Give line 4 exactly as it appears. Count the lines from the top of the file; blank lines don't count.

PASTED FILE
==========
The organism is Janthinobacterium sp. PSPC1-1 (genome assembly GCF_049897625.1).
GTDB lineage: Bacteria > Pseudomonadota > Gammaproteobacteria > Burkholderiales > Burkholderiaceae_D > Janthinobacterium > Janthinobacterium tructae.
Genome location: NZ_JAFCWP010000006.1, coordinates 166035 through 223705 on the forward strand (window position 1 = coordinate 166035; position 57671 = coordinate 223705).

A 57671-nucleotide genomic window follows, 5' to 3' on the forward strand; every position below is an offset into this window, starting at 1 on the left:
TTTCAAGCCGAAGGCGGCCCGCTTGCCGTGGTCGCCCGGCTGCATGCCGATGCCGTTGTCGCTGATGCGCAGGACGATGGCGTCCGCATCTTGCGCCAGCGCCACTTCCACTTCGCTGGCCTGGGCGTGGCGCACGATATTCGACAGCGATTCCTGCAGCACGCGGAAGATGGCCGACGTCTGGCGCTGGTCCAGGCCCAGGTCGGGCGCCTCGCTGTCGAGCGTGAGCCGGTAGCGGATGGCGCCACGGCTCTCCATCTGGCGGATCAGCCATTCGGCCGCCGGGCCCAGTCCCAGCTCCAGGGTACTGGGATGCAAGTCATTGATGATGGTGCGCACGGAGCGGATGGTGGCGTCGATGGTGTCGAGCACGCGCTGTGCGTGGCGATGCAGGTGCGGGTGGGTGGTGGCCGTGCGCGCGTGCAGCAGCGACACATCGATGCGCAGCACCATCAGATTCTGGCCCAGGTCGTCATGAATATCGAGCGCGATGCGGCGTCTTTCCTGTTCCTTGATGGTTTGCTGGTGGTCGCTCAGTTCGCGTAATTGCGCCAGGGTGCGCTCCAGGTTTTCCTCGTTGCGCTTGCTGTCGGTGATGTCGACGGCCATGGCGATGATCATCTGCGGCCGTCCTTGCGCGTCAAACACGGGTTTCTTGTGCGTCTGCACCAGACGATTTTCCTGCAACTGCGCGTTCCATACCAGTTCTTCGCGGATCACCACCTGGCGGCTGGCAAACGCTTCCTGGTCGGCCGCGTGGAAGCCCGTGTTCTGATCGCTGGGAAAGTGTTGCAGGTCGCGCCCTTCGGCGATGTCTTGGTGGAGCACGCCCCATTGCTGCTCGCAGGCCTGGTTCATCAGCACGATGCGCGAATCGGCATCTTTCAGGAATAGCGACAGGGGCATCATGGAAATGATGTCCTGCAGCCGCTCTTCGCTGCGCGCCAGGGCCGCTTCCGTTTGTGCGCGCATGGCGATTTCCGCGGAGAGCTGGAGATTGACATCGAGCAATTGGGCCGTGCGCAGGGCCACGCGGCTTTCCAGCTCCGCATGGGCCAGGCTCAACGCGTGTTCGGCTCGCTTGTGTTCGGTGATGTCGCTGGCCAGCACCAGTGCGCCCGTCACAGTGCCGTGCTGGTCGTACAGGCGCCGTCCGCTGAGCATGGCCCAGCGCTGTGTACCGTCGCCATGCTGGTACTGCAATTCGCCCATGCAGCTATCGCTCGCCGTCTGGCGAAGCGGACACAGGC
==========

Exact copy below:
A 57671-nucleotide genomic window follows, 5' to 3' on the forward strand; every position below is an offset into this window, starting at 1 on the left: